Ad Astra – To infinity and the depth of the self
James Gray’s movie, carried by a graceful Brad Pitt,
turns a quest of the self and the father into an impressive
By Perrine Quennesson
Reading time 4 min.
Another sci-fi movie taking place in space, as an opportunity to self-reflect just like in Gravity, Interstellar or First Man ? Yes, Ad Astra happily follows this path, but appears to be closer to Damien Chazelle’s movie than the other two. Here, space is a place of conquest, of exploration, but it is also this mental universe where, alone and enclosed in a spacesuit, we are facing our own emptiness. In his new movie, James Gray —to whom we owe We Own The Night and Two lovers — recounts the life, in a near future, of Roy McBide (Brad Pitt), a lonely astronaut, separated from his wife, and much more at ease in the void of space than on earth. When an important over-voltage (some kind of galactic short-circuit) puts Earth in danger, he is sent to the far end of the solar system to contact the person responsible. Who happens to be his father, Clifford McBride — also an astronaut — missing for 16 years when he left for an exploring mission to find new forms of life…
a director who pushes perfection
to the limits of clinicality
The father, the son and the infinite space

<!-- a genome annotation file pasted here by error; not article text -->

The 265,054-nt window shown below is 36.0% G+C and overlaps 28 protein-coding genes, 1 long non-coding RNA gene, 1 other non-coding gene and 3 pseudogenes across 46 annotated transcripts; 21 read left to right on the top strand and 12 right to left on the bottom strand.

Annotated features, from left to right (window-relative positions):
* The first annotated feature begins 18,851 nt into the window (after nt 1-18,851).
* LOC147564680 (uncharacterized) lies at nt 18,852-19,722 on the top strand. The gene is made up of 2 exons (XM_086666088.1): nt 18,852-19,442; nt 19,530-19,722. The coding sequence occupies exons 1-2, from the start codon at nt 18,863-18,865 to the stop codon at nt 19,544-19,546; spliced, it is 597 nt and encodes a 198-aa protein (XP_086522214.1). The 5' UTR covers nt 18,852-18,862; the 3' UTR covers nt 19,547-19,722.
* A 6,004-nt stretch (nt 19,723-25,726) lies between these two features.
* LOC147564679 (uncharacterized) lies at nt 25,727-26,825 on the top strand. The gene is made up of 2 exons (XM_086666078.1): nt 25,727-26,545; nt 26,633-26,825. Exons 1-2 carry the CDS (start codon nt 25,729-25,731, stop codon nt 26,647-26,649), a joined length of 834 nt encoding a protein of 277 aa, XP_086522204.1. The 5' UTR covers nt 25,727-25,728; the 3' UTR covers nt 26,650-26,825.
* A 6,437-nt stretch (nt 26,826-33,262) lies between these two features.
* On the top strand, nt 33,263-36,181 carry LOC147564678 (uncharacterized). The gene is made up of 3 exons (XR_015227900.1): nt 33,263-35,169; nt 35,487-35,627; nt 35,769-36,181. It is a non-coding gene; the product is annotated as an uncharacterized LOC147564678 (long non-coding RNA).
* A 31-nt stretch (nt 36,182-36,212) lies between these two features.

In Lost City of Z, Gray focused on the journey of a father exploring the deepest parts of Amazonia, in Ad Astra, he focuses on the son who stayed at home. What is absence provoking ? Is it possible to overcome the feeling of abandonment ? Does the fact that the father left for a bigger cause make it easier ? These issues come across the movie, forever going back to the hero’s capacity of building himself without his father figure. And the possibility to forgive him. The more nerdier viewers will be reminded of the title of one of Jacques Lacan’s seminar : « The non-dupes err » / « The name of the Father »…
Here, Brad Pitt’s character is propelled into gorgeous images of space in order to better reflect on his own childhood trauma of growing up repressing any kind of feelings. The actor, stoic, shattering, at cliff edge, is glorified by the camera of a director who pushes perfection to the limits if clinicality. But who cares when we are given the chance to see a masterpiece of such strength, opening with a fall that seems to never end. Down until a breath of air after a feeling of drowning. Just like in First Man, space becomes a place where hurt kamikazes can go to isolate themselves and heal from their pain, to reconnect with their emotions and find a new breath. Co-written by Ethan Gross, one of the writer of Fringe (which already discussed this complexe relationship to the father), Ad Astra fulfills the promise of its title and find a place, peacefully but surely, in the firmament of filmmaking.
- Brad Pitt
- James Gray
- Ad Astra